Motorcycle Cornering Clearance – What To Do When It Runs Out

Strategies for safely handling corners when hard parts touch ground

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Newsflash: Lean a motorcycle over far enough in a corner and something other than those black, round, sticky things we call tires is gonna touch the ground.

While sportbike riders may scoff at motorcycles with lesser ground clearance than that allowed by their proctologist’s crouch inspired riding position, all motorcycles will drag something – even some riders’ elbows – when cranked all the way over.

On the street, cruisers and some standards will run out of ground clearance at a pace attainable by mere mortals. Many experienced riders can tell stories about riding in a group with a wide range of riding experience and ability when, suddenly, a rider who’s riding a bit faster than usual scrapes a peg or floorboard and gets startled. What happens next determines whether you’ll all be laughing it up at the next stop while everyone gets to see the scuff marks on the formerly virgin peg feeler or waiting around for someone to go get a pickup to haul a bent bike and its (hopefully just embarrassed) rider home.

Proper Motorcycle Cornering Technique

This rider is doing everything right. He’s not distracted by the grinding going on under his boot. Note how his foot is placed so that the peg will drag first.

The anatomy of such a crash is fairly simple. The rider, startled by the sound and vibration of metal contacting pavement, instinctively stands the bike up. Often the rider will then just run the bike straight off the road because he’s caught in the horns of a powerful – if inaccurate – dilemma. His brain is telling him he can’t lean the bike over even though it is now almost completely upright.

Motorcycle Downshifting Techniques

Target fixation is the other most common cause of running off the road after being startled by touching down. Come on, every one of us has faced the all-consuming focus on that object in front of us that… we… absolutely… do… not… want… to… hit.

If we are able to recognize – in the moment – that this fear-induced brain lock is going to send us right into the object we want to avoid, then we can force our attention back to our desired path of travel.

Motorcycle Cornering Sparks

The spark show that you put on can actually startle riders behind you. Remember, unless you touch down something solid, like a muffler, you can still maintain the current lean for the remainder of the corner – or even lean the bike a tad further if necessary.

Here is a place where racers and track riders have an advantage over street riders. While the track is, in many ways, safer than the street, the environment does give you close proximity to surprising events like a rider low-siding and sliding out away from you mid-corner. This type of sudden distraction can give you the opportunity to learn to pull your attention back to the task at hand without the additional static of oncoming traffic or large immovable objects at the edge of the pavement.

Cruisers, by virtue of their low and forward-mounted pegs and floorboards, are most susceptible to dragging. The good news is that the manufacturers have designed these bikes to contact the ground with folding parts before something solid, like the pipe or frame hits. The bottom of most pegs have some sort of protrusions termed “feelers” that provide warning that available ground clearance is running short.

All this means, that if you’re dragging flexible parts in a constant-radius corner, you could continue on the same path at the same speed – provided the pavement is smooth – with no problem. The last thing you want to do is chop the throttle or abruptly brake since you’ll immediately lose ground clearance as the weight shifts forward.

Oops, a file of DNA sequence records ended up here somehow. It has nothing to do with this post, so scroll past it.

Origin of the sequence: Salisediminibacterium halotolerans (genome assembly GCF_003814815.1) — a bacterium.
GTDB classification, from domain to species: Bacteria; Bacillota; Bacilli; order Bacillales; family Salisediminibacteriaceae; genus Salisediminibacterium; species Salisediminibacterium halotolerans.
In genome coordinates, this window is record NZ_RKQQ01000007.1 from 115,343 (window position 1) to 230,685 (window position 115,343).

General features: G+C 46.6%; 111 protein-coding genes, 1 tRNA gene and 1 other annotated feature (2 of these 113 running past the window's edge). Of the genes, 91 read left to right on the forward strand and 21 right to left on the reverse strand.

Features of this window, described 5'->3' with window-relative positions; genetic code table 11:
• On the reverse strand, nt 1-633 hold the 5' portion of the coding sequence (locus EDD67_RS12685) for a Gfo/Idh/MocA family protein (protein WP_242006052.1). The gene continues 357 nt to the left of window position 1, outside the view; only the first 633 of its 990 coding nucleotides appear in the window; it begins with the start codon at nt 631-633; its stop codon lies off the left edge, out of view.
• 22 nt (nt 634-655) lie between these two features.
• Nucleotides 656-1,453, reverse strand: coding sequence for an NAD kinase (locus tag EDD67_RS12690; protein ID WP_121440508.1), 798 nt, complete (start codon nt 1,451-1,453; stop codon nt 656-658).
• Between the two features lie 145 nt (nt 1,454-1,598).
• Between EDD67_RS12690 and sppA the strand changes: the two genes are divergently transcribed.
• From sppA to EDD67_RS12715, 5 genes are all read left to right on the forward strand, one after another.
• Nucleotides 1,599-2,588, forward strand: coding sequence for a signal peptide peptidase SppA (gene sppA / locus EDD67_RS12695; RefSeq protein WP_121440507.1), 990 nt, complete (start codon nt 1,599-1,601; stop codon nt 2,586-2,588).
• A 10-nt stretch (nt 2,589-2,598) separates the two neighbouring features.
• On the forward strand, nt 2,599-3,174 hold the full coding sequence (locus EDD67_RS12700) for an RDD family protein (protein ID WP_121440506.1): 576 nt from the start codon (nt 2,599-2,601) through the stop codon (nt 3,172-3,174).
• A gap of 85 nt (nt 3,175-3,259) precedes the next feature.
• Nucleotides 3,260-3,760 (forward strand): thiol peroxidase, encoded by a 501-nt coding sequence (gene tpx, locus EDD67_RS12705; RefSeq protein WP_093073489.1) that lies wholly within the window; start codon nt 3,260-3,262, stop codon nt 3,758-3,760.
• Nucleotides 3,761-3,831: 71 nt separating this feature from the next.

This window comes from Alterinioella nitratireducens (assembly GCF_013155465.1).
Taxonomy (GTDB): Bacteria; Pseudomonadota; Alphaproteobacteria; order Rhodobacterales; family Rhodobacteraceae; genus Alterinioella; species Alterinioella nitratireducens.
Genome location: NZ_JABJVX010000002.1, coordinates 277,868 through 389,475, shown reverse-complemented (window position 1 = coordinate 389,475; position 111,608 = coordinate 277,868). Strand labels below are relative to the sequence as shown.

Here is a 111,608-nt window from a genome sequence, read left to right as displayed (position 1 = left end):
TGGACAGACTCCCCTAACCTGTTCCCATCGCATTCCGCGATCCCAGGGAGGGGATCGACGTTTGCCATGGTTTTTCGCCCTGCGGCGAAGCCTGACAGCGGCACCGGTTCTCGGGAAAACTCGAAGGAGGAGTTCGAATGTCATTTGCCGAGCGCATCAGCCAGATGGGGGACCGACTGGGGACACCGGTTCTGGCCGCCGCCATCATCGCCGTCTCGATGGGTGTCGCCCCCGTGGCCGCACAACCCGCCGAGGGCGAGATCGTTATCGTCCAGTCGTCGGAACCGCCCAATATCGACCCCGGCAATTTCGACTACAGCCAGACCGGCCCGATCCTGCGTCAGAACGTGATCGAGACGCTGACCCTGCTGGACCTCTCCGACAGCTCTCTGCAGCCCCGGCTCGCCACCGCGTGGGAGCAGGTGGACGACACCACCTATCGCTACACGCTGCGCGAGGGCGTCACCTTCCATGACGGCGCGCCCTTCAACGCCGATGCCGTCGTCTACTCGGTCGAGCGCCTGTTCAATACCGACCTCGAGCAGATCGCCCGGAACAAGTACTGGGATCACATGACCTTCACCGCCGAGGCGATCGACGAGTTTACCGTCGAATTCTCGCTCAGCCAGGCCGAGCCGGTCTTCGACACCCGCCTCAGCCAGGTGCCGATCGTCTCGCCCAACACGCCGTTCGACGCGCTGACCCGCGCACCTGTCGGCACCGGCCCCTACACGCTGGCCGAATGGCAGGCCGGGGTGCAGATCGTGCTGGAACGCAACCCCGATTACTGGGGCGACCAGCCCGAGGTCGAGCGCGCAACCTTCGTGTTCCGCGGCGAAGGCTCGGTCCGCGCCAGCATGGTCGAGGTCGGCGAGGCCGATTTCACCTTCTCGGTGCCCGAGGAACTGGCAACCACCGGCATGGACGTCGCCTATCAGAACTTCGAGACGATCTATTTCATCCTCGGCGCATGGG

Motorcycle Cornering Track

Most of us picture a leather-clad rider on a track when we think about touching down hard parts. The reality is that many bikes can at street-reasonable speeds. A proficient rider should prepare for this possibility.

While current generation shaft-driven cruisers have minimized the shaft effect, older models would lose considerable ground clearance from rear end squat on deceleration. Softly sprung bikes will also touch down sooner over rough pavement or in high speed sweepers as the suspension compresses. (The Zero S we tested this year is a prime example of how cornering clearance can be compromised by a soft suspension.)

Proper Motorcycle Lane Positioning

Suspension compressing after going over a dip in a corner is a pretty common way to drag things, and unfortunately, the abruptness of this suspension movement makes it more likely to touch down a non-flexible part, giving the chassis a momentary jolt.

Pay special attention to forward-mounted footpegs that angle your feet so that their heels are prone to dragging. All it takes is having your boot pulled off the peg one or twice before you find yourself moving your heel to the peg prior to entering a corner.

Cruisers aren’t the only bikes that can cause you to drag your boots. Riders of standard or touring bikes can sometimes drag the sides of their boots before the pegs touch down. (There’s a reason why boot manufacturers put toe sliders on the outside of racing boots.) Riders who hook their heels on the pegs and flex their toes downward can actually cause a crash if they catch their toes hard enough.

Touring Motorcycle Cornering

Even riders of touring rigs should consider foot placement for spirited riding. A rider who is unaware of the possibility that his boot may touch down is more prone to surprise. Some experienced riders use the edge of their boot as a feeler gauge. Look for the beveled edge on the outer sole of fast guys.

When your bike touches down, it’s completely natural to twitch and slightly upset your bike’s chassis and line through the corner. A good way to minimize this reaction is to go out and purposely drag the pegs/floorboards. If you have access to a large, clean parking lot, go ride in circles at a moderate speed. (Do we need to remind you that you should be wearing proper gear in case of a tip over? We thought not.) Once you’re settled, try dipping the bike in for a short duration additional lean.